Bareheaded girls were a minority now.
I want to stress once again that this is their choice which does not hinder in any way their ordinary life as students, workers, producers, managers, teachers, lovers or whatever. Women enjoy great freedom in Libya and they really are grateful for the revolution which took up their cause. We have women in the army, police, customs, law, medicine, social sciences and workers, education, politics, services and all aspects of a society, not forgetting engineers and oil engineers who work in the oil fields for weeks on a par with their Libyan men colleagues and expatriate colleagues and as I said many wear a scarf so it is not a backward phenomenon but more of a freedom of choice thing. I think my American readers would appreciate that it is not a sign of great religiosity or extremism or fundamentalism. Not at all! Many Libyan women are devout Muslims yes but full of optimism and openness to the west, after all we are across the Mediterranean and not too far from Europe. They love fashion, and make up like all females across the globe but some like to add their own personality to it and I believe that is called individuality, a much lauded characteristic right?

Despite all that I will be realistic and say that another dimension has been added to this phenomenon in the last couple of years; some peer pressure. For example, a prospective suitor would much prefer to marry a girl with a scarf even though her dress may be more revealing then a bareheaded woman. I know it is hypocritical but somehow this small triangular piece of cloth changes everything. This is a typically chauvinistic macho Arabic thing and nothing to do with Islam, unfortunately many young girls have also chosen the scarf for the sake of a man and not for the love of God and those are the ones that I despise as they are the ones who usually dare to criticise other girls. In Islam you have a choice; you make that choice knowingly and live with it. Islam is not a rigid doctrine it is adaptable and very easy to follow.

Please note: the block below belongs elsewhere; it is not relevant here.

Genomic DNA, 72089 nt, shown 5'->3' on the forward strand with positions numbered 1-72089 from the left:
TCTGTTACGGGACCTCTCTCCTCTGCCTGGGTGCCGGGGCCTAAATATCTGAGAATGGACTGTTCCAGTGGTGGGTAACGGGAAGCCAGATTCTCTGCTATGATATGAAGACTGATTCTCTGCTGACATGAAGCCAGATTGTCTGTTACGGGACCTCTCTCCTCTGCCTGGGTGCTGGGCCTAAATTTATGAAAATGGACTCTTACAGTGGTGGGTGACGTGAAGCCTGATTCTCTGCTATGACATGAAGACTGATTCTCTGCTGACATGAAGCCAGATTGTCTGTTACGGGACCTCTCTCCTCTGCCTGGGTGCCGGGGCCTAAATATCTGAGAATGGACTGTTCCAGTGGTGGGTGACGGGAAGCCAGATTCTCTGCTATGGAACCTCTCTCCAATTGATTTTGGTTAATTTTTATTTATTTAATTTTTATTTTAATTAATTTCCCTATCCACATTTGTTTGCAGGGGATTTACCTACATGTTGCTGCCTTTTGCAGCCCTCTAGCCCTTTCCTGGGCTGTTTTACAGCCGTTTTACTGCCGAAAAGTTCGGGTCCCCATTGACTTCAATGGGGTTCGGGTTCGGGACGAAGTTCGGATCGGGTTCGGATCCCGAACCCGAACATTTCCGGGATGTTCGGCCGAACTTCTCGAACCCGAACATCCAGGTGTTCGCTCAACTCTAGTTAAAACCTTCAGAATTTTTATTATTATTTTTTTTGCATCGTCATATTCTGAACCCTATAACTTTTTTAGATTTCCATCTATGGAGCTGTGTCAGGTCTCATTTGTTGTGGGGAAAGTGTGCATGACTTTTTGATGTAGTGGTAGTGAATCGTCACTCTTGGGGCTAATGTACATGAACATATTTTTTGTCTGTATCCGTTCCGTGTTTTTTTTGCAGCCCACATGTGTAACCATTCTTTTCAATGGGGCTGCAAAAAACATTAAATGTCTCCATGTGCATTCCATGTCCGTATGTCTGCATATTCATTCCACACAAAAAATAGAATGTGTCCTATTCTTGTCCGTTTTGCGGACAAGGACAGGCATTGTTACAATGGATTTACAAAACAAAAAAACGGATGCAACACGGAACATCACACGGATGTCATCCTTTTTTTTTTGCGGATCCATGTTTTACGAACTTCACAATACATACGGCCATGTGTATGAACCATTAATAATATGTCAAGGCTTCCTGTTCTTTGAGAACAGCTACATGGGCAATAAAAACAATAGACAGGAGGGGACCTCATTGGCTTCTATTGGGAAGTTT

So to recapitulate: Libyan women wear a scarf by choice, for some it is for God, for others it is a fashionable Islamic identity, others yet believe it preserves their privacy and modesty and another group use it to be attractive to men. Now be honest and tell me which woman does not want her lover, boyfriend, husband, partner, flirt or simply man not to get attracted to her? People achieve this attraction in different ways, for some of us it may be a nice sexy little top with a lovely low cut V-neck and for others it may be a turquoise scarf with the matching skirt, shoes and bag. Looking at it this way it ain’t that bad right? We are all fashionistas in a sense!

Personally I think that making the choice requires guts because going back on it is embarrassing in our culture. Some have taken off their hijab also so that’s fine.